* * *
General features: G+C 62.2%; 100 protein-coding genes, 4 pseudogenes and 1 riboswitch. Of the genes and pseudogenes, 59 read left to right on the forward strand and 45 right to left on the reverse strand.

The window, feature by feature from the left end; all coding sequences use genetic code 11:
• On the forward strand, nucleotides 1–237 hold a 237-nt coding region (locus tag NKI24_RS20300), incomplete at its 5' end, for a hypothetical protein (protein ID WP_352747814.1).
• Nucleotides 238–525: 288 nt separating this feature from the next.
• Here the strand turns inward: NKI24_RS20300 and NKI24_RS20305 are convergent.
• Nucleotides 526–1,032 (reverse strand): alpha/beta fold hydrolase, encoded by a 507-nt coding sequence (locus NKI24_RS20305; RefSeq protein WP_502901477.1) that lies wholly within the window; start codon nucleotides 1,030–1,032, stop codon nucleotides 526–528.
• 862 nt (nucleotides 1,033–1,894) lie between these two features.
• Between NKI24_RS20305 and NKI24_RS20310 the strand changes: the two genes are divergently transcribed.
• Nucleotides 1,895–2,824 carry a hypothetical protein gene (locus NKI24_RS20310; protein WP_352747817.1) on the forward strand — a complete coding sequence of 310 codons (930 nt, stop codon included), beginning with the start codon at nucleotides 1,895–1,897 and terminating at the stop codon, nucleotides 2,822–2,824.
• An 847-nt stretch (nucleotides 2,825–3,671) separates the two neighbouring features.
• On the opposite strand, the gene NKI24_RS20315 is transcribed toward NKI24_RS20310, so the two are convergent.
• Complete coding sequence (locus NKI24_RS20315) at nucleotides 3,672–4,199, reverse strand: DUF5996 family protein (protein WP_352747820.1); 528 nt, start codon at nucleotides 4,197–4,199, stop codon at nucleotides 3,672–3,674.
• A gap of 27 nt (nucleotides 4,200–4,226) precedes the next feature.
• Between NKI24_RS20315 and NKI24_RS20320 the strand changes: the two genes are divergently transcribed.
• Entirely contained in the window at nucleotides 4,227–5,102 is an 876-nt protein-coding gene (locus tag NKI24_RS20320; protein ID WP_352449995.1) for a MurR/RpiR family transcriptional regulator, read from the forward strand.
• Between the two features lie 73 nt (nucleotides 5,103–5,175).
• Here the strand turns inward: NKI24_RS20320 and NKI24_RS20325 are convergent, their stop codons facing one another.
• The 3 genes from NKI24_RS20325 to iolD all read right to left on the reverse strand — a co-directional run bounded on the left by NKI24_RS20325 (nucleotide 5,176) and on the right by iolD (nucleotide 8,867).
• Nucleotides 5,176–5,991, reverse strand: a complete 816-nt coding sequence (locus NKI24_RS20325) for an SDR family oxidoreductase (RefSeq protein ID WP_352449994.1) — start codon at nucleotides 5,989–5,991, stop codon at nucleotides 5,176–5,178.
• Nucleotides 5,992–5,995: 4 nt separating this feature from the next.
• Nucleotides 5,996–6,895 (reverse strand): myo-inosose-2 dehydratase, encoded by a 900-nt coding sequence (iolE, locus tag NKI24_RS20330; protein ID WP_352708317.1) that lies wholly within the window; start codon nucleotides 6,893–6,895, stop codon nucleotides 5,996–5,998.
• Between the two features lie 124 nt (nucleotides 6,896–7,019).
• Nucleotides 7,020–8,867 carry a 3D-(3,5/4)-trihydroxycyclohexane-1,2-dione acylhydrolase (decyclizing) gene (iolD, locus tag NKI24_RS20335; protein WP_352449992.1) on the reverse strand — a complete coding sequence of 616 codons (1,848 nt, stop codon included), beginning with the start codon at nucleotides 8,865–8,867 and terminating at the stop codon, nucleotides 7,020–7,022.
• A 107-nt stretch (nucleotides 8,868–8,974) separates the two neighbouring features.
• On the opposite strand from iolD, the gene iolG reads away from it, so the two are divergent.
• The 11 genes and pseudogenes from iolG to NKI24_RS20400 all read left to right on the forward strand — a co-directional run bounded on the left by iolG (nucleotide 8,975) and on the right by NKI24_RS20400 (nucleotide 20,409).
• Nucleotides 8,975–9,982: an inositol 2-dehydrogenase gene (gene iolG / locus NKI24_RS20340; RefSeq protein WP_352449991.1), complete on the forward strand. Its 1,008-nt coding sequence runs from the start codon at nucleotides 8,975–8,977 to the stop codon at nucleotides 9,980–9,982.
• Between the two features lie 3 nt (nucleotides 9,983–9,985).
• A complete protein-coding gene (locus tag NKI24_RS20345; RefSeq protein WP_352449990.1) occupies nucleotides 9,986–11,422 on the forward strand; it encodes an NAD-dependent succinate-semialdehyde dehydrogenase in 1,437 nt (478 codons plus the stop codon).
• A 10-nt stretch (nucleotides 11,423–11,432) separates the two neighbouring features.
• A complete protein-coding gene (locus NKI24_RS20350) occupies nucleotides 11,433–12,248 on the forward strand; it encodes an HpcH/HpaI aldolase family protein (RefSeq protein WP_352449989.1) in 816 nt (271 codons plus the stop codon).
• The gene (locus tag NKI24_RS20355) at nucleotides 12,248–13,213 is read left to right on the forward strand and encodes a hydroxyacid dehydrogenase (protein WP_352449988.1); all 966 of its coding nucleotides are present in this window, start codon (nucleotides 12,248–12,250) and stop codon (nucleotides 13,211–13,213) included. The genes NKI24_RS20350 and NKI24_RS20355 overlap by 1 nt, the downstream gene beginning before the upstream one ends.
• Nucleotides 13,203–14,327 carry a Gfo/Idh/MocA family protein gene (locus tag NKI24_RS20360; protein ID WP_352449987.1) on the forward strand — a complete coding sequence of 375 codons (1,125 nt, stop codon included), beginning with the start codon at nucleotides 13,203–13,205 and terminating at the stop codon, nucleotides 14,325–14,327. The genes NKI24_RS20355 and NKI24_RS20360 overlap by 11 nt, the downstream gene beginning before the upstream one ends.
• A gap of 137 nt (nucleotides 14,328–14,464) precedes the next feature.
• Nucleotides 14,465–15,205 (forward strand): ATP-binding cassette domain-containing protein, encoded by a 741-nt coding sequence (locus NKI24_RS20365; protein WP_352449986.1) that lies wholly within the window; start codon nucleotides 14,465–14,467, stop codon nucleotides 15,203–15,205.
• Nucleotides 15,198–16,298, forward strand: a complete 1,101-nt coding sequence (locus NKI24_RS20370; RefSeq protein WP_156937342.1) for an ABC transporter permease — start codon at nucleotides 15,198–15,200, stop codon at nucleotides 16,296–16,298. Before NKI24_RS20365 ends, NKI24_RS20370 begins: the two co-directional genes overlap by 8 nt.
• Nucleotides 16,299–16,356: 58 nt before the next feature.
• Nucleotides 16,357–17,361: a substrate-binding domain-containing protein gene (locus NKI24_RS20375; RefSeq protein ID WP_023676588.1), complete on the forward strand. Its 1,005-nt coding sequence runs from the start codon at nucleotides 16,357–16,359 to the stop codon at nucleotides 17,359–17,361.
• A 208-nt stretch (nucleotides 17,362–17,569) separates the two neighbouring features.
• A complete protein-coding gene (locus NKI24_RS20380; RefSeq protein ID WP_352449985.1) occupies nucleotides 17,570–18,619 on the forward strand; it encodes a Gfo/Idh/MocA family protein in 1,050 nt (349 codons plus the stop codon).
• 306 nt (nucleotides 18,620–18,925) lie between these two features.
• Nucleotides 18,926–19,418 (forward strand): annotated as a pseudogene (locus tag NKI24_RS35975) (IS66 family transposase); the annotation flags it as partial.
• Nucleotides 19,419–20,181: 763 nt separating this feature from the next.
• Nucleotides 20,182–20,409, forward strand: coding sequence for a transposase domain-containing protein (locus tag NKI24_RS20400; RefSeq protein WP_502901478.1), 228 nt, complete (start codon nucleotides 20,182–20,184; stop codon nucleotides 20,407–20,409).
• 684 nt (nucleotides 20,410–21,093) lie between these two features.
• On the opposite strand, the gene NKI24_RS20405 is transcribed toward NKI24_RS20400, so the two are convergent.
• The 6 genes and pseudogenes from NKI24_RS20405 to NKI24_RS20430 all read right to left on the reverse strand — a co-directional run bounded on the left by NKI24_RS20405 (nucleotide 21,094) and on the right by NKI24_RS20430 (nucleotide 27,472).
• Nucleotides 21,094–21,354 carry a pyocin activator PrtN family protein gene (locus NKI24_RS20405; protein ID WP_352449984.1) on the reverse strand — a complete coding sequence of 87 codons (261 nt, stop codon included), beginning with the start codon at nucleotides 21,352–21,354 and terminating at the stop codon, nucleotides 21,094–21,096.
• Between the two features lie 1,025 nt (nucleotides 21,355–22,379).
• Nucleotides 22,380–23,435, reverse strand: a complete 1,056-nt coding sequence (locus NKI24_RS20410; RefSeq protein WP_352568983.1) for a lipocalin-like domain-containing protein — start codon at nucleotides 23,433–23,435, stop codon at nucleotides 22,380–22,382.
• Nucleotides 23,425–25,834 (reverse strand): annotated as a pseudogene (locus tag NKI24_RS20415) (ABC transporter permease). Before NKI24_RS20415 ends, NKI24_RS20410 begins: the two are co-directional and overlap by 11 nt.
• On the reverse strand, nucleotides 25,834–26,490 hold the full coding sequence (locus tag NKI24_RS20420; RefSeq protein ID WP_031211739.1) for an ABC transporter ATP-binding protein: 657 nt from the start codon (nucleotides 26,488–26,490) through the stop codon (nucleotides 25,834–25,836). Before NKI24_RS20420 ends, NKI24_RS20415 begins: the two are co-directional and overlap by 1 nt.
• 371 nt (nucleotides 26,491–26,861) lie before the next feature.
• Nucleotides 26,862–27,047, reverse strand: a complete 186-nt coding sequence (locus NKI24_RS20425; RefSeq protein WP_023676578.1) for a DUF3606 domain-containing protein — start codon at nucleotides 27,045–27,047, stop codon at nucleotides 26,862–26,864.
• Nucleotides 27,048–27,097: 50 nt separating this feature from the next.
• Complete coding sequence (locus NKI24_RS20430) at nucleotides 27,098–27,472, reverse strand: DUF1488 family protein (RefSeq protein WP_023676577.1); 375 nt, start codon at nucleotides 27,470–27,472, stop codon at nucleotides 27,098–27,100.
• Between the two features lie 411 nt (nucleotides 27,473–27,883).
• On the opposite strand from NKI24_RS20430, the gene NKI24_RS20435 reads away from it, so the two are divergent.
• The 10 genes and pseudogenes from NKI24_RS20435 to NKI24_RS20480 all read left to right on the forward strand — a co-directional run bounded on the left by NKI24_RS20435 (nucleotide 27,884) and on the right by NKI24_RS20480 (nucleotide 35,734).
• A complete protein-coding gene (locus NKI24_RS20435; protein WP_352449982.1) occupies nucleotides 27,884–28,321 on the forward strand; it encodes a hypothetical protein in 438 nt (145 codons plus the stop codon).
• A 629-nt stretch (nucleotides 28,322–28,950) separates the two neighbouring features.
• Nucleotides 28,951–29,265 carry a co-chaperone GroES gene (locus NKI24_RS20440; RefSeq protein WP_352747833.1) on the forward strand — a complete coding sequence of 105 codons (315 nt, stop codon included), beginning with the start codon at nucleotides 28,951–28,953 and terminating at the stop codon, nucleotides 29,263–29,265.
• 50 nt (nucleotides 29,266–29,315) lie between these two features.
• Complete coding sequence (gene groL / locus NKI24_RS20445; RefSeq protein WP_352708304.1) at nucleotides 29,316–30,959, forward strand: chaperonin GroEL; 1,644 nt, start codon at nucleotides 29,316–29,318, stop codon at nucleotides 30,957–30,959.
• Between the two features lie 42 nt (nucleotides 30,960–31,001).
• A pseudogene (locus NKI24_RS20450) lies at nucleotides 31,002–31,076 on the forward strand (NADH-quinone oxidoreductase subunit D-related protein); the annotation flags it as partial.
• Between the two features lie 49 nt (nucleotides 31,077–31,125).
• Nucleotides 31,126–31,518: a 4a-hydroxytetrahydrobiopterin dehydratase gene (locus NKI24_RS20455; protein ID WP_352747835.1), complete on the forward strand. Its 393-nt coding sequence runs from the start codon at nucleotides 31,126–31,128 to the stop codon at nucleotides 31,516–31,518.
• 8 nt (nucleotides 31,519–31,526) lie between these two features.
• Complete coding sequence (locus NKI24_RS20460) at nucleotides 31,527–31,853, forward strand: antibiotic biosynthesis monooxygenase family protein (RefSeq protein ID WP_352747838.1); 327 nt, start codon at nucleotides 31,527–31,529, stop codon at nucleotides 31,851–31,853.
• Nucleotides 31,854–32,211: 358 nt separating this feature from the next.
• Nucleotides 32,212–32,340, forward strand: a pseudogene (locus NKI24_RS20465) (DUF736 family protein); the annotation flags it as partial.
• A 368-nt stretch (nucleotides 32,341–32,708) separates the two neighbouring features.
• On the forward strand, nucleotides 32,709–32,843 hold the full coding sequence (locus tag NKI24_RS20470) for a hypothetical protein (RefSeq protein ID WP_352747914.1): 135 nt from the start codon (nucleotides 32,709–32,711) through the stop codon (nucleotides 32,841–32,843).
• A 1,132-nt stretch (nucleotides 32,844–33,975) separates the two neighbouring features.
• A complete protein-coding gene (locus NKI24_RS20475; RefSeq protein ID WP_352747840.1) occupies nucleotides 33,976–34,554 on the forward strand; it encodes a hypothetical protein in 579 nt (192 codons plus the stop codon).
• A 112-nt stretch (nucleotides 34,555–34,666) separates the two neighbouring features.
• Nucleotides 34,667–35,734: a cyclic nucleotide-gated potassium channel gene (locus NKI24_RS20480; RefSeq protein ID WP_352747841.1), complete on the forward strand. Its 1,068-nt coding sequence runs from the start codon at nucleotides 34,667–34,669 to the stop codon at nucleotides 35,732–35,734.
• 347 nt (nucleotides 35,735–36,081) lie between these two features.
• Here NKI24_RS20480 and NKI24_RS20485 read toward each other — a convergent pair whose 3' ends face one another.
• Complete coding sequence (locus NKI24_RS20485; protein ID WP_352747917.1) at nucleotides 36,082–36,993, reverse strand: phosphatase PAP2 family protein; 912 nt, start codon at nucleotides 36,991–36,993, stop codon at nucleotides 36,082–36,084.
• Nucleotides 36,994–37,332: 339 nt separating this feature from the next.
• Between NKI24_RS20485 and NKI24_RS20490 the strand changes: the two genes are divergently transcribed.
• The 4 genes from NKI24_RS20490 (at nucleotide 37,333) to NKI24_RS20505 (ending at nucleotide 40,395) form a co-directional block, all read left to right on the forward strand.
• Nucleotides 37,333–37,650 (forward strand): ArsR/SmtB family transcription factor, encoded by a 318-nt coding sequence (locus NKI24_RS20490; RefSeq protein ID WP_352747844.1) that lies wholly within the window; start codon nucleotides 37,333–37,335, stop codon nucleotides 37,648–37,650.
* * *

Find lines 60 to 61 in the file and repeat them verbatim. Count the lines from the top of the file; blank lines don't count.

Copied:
• A complete protein-coding gene (locus NKI24_RS20435; protein WP_352449982.1) occupies nucleotides 27,884–28,321 on the forward strand; it encodes a hypothetical protein in 438 nt (145 codons plus the stop codon).
• A 629-nt stretch (nucleotides 28,322–28,950) separates the two neighbouring features.